My Steam career lives and breathes roguelikes. I never played Rogue, but the current sea of indie titles leveraging the content-efficiency and replayability of roguelike structure has washed up some truly brilliant RNG experiences for me. No big-budget, cinematic setpiece could possibly compare to my last crusader, at -100 Sanity and teetering on Death's Door just steps from the finish line, finally succumbing to dysentery. I love roguelikes.
The Curious Expedition seems to take its main inspiration from early 20th-century Mighty Whitey colonial adventure pulp, and then pumps it through the low-res but high-quality filter of SCUMM-engine point-and-click adventures many players of this game will have grown up on. Manage your inventory space and your party's loyalty in order to unlock each Expedition's MacGuffin, in hopes of getting home before your 4 rivals to claim high-score glory in your homeland. Curious Expedition is naively charming, seemingly just cartoonishly aware of the grotesque historical violence most colonial explorers inflicted on the lands they explored -- the game has you abducting aboriginals and rending landscapes in the jingoistic pursuit of plundered artifacts and desecrated altars. I don't expect every little game to make bold statements about social justice, but the rich fictional writing is there, and it seems a swell opportunity to satirically examine the mighty whitey paradigm has been missed entirely.
The game plays rather sloppily, in terms of player decision impact. Fail states are extremely predictable and can rarely be avoided. This is common in roguelikes, where tragic failure is presumed. But in Curious Expedition, there is little stress in watching your party slowly decay. The different characters (including JIM FUCKING STERLING, SON) feel samey, talk samey, and it is hard to feel attached to them. Expedition failure happens suddenly; usually one catastrophe will chain-react into others until your leader is left alone and eventually succumbs to a final insanity event. Maybe content updates can alleviate this, but it seems baked into the game that taking a wrong turn on an empty map can screw you so badly you'd never have had the resources to backtrack to the other side before losing your party. I like that the diary narration actually contains game-relevant information rather than just flavour. But losses in this game are quite rarely a learning experience.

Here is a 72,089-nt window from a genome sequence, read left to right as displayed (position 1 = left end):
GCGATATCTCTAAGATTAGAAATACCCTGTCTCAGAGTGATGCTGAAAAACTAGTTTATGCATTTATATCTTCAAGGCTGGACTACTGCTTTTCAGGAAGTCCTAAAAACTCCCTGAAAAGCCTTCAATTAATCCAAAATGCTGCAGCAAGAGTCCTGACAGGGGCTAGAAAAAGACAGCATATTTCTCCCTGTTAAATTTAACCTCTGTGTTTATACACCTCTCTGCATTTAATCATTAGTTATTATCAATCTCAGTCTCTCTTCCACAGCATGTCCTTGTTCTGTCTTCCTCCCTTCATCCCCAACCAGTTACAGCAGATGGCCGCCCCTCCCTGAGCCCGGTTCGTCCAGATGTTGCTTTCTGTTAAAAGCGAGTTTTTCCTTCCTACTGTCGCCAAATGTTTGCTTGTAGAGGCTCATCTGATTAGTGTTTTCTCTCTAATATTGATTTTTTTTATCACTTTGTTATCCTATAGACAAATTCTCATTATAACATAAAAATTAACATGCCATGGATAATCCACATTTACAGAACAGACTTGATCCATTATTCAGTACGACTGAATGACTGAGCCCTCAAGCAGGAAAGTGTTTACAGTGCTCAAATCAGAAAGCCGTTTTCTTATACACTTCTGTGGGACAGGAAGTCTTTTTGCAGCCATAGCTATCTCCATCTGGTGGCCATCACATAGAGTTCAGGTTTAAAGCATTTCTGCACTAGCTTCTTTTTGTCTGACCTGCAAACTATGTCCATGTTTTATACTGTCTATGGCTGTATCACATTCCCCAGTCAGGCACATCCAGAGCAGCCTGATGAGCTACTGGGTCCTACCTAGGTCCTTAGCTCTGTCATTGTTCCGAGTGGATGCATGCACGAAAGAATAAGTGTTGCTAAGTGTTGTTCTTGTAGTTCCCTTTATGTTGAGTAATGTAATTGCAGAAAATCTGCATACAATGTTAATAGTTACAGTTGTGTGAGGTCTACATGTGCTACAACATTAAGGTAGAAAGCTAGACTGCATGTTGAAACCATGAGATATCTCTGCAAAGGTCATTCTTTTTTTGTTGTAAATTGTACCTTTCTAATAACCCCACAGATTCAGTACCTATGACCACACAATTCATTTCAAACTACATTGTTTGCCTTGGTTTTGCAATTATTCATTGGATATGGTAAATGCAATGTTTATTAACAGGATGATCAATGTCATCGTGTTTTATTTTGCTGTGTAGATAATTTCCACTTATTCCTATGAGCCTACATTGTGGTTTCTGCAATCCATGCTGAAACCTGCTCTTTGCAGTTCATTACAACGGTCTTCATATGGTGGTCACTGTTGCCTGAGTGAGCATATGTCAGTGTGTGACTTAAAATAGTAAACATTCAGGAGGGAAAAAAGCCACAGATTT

Curious Expedition was beginning to excite me in its first 2 hours, but I rapidly smashed into its skill and content ceilings after that, and at 5 hours of play, I do not expect to return to the game without significant design or content updates. After a few hours of experience, it is plain to see that the player doesn't have too much to contribute to Curious Expedition's quaint systems. This game rides on its aesthetic excellence, its quirky humour, and a general, high-school D&D "See what happens" approach, but as a more serious diversion, I found it lacking.